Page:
BIG Awards Finalist: Predicting the future with i2i Pipelines
Ahead of the BIG Awards Final on Thursday 22 October, we caught up with the finalists to get to know them a little better. Covering the business stuff all the way through to some more personal details, we’re bringing you a series of blogs. Today we speak to i2i Pipelines…
It’s a bold statement from 46 year old, Malawi-born Steve Banks, who has been named as one of our six Cisco BIG Awards finalists, in his role as MD at i2i Pipelines. After spotting an opportunity to insert electro-magnetic sensors into oil and gas pipelines, he realised that valuable data could be collected on the health and integrity of the pipe. This will provide the big operators such as BP and Chevron with the ability to access data in real-time, meaning more efficient and (importantly) safer operations.
“Look at what happened in the Gulf of Mexico in 2010,” he said. “Thousands of barrels of oil were spilt into a marine environment, damage was done. With advanced analytics and predictive maintenance, that situation could have been avoided.”
Beyond the obvious safety benefits, there are other clear advantages of Steve’s brainchild. Current pipeline inspections are incredibly costly and time-consuming. For example, if one of the major operators wants to inspect a pipeline, it’s an extremely complex process. Production has to be stopped while the pipe is cleaned. A sophisticated tool is inserted into the pipe and the inspection is run. This whole process costs around 1-1.5 million dollars and the operator needs to wait a good four to five months for the data to come back.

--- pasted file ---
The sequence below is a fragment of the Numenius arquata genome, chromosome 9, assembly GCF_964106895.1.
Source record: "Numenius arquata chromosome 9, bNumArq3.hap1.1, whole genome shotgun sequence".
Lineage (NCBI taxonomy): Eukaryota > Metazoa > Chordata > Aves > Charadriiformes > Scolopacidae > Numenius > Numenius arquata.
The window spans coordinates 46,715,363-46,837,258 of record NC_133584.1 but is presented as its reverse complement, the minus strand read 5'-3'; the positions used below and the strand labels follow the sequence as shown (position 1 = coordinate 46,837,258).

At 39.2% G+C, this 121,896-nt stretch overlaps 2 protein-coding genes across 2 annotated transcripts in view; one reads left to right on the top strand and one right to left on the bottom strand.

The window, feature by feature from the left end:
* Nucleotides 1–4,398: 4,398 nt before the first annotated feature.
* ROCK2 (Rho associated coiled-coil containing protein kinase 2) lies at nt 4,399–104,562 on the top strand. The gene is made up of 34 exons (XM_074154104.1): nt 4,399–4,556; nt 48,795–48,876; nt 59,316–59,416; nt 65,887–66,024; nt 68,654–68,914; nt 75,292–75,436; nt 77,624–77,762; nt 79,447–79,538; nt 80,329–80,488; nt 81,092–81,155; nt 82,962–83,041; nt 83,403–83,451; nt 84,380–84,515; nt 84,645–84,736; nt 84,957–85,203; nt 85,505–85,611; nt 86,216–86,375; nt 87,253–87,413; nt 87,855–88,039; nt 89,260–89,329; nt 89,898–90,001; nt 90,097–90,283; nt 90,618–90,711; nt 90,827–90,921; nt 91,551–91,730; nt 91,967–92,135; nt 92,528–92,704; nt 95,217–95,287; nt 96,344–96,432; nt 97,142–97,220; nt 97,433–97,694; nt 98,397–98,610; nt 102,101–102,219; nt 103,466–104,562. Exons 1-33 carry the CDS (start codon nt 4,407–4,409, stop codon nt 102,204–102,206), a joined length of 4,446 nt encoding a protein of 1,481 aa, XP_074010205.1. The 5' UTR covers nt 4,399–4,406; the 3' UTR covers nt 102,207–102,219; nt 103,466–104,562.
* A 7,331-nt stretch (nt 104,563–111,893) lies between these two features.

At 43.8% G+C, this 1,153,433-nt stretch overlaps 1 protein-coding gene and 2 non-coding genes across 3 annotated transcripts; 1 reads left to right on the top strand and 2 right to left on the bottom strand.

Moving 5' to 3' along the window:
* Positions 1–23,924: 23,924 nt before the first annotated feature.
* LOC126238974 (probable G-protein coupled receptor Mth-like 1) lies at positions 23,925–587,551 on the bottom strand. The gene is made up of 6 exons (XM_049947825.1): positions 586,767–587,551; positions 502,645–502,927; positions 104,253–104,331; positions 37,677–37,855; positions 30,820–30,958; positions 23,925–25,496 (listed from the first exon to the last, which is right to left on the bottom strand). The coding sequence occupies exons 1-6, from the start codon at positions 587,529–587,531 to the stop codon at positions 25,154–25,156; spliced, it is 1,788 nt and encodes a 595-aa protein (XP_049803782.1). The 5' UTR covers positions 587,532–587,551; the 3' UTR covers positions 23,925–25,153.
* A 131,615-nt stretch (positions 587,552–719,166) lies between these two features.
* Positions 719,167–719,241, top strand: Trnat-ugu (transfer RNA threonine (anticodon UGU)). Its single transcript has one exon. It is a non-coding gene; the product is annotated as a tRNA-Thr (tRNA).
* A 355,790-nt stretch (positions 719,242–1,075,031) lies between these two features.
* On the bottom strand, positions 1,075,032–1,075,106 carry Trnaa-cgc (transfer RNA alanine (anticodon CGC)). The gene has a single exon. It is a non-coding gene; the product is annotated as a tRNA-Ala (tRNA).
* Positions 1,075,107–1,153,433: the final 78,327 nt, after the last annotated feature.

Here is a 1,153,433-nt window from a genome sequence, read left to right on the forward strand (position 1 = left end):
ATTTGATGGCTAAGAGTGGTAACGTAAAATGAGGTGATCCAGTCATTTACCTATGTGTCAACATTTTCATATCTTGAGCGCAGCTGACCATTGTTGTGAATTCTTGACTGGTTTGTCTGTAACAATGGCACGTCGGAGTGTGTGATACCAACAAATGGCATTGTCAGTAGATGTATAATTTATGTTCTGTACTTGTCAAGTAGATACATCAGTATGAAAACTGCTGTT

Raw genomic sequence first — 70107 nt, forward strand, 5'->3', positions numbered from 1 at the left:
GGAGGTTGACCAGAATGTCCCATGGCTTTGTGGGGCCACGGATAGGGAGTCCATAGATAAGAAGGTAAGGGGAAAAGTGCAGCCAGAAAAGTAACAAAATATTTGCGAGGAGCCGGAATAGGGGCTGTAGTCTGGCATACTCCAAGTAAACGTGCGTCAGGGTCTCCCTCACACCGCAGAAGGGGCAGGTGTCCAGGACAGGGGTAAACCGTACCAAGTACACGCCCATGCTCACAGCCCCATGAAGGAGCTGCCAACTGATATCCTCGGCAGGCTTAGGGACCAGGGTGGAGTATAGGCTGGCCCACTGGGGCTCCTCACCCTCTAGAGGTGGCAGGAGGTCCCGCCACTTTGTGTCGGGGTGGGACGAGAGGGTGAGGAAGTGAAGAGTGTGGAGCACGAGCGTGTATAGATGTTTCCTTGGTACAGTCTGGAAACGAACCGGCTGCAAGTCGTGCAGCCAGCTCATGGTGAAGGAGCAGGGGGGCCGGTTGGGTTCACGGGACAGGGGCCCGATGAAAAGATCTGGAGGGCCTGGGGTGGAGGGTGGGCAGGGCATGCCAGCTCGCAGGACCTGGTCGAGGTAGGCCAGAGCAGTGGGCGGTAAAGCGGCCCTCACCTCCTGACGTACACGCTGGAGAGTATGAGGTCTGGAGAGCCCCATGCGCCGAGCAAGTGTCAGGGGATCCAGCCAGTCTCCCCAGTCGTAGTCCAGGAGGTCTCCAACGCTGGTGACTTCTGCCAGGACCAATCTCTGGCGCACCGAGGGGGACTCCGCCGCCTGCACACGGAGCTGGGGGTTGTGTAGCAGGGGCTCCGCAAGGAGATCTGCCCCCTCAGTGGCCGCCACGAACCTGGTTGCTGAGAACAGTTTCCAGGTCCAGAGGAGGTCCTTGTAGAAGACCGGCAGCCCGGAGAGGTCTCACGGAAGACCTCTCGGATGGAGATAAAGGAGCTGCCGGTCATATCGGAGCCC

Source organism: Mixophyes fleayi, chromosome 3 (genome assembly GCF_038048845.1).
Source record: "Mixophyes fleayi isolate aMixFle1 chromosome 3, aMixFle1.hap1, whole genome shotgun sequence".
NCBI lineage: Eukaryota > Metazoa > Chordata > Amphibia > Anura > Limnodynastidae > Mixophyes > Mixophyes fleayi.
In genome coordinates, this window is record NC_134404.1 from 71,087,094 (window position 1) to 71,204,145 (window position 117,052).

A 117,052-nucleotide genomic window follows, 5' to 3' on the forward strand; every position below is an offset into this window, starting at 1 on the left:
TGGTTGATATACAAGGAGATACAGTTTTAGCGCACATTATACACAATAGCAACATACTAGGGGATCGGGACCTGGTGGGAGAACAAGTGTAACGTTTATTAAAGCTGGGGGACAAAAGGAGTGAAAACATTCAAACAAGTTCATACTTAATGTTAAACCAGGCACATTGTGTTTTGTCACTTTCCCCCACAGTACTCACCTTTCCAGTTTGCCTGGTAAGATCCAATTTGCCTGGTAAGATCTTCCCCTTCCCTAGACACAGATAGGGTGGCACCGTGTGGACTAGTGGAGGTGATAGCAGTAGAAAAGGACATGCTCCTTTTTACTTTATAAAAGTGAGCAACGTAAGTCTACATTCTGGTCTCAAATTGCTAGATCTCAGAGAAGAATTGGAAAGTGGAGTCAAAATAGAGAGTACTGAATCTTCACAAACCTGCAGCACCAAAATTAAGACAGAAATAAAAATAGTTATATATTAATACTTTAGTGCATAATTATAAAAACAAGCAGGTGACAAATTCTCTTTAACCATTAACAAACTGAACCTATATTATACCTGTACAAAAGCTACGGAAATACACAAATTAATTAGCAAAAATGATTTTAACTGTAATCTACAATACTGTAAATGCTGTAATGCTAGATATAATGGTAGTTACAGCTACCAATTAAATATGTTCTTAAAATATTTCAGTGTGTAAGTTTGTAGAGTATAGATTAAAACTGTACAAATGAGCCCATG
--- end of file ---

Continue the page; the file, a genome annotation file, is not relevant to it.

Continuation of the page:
With Steve’s approach, the sensors are inserted into cleaning tools, known as utility pigs (yes, you read that right: Pigs. This is due to the screaming noise they make inside the pipe). Costing around £50,000 per year, operators can access data at anytime, in real-time. It seems like an easy sell, who wouldn’t want to save millions?
“The challenge is that we’re dealing with a dinosaur of an industry. We’re talking about companies that have been around for a long time, with legacy infrastructures and particular approaches. You come along with a disruptive technology, they turn around and say – ‘but we’ve been doing it this way for 50 years’…”
“There are technical challenges too. We have to make sure the technology works offshore, in extreme conditions. It’s got to be incredibly resilient.”
So what’s been the process to get this idea to market?
“You put in your money and set up your team. Then it’s all about trying to get investment to grow. That’s hard. Venture capitalist firms or individuals – they don’t have to give you the money. I find that it’s about creating a plan that excites them, but is also realistic. And there’s a fine balance between exciting people without overstepping the mark.”
With a plan to raise ten million dollars over the next three years, Steve’s banking on doing just that.